Marshall County’s E-911 team cool under pressure
Team has ‘heart of a lion’
Marshall County Communications Commission director Rhonda Braudis celebrated her six month anniversary on the job.
She is thrilled with the support received from fire and police departments throughout the county and from commissioners in achieving that mini-milestone.
Regardless, her key focus Thursday was on her team of 12 operators — soon to be 14.
“I sat in with them before I started July 22 of last year,” Braudis said. “The women and men who dispatch for the commission are amazing. They have the heart of a lion.”
Marshalltown Police Chief Mike Tupper said E-911 communications operators, frequently referred to as dispatchers, have the toughest job in law enforcement.
Their task: Accurately dispatch deputies, firemen and police officers when seconds count and lives hanging in the balance.
Also, they are responsible for keeping track of more than 1,000 arrest warrants and no contact orders.
Five months of training is required before an operator can start on the job. Otherwise, graduation from high school or a GED are required.
During her career, Braudis has had callers commit suicide during the call and people have perished from fires and other disasters while on the phone for help.
“Operators frequently are dealing with people that are having the worst, or most stressful day of their life,” Braudis said.
While those incidents are sobering, she said she was excited to learn a young child she had once helped in an emergency situation had become an EMT.
“She was so impressed with how the EMTs responded to help her family she became one herself,” Braudis said.
Since Aug. 30, operators have been housed in the new joint fire and police facility in the 900 block of South Second Street.
They have the most up-to-date communication equipment at their disposal in taking emergency calls from Marshall County residents while dispatching emergency responders and UnityPoint Health-Marshalltown ambulances.
Marshall County Emergency Management Coordinator Kim Elder said larger monitors and enhanced technology at the new facility has made a dispatcher’s job easier with improved communication with emergency responders.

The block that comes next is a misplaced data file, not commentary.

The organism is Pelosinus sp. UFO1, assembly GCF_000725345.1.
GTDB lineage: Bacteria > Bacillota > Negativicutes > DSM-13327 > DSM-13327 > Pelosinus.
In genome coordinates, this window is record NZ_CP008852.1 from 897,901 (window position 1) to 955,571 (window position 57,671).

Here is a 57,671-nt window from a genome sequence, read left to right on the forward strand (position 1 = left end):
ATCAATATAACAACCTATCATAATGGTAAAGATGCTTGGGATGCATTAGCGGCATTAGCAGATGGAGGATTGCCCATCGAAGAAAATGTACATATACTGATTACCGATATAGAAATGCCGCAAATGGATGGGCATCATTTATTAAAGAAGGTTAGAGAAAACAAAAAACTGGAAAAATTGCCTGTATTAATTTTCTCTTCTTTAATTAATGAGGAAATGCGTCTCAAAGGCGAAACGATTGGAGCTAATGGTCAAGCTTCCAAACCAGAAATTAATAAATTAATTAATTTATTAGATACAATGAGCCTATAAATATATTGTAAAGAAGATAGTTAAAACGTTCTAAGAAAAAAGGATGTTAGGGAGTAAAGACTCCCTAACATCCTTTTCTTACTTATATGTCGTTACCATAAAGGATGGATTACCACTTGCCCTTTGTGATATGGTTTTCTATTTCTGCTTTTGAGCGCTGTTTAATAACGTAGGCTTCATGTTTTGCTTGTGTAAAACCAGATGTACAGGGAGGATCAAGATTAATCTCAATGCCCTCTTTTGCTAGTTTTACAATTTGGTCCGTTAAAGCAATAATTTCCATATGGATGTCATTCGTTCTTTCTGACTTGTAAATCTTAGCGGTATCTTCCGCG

“The difference between the new and old facility equipment is night and day,” Elder said. “More and larger screens means the dispatchers will not have to flip from screen to screen as often”
Their safety was also taken into consideration as well.
In the event of severe weather, hurricane-resistant metal screens will lower to cover several windows.
Dispatchers now have lockers, a lunch room and kitchen since they are required to remain at the center for their entire 12-hours shift.
“We have a lot of ‘team’ cooking here,” Braudis said. “It is good food and good for morale.”
The Marshall County Communications Commission is comprised of Marshall County town mayors and designees, along with Marshall County Sheriff Steve Hoffman and Marshall County Supervisor Bill Patten.
Hoffman is the commission chairman.
What led to that change was implementation of a different funding formula. All E-911 expenses — from salaries to equipment to supplies — are paid from a levy applied to every property in the county.
This levy will appear on each property owner’s tax bill.
Previously, E-911 expenses were paid with a 38 percent levy applied to county residents and 62 percent to city residents. That was based on Marshall County’s census data showing 38 percent of the county’s population lived in rural areas, while 62 percent lived in Marshalltown. Additionally, telephone land line and cell phone users also paid a fee listed on the telephone or cell phone carrier’s customer bill.
For more information, contact Braudis at 641-754-4750 or email@example.com
Contact Mike Donahey at 641-753-6611 or firstname.lastname@example.org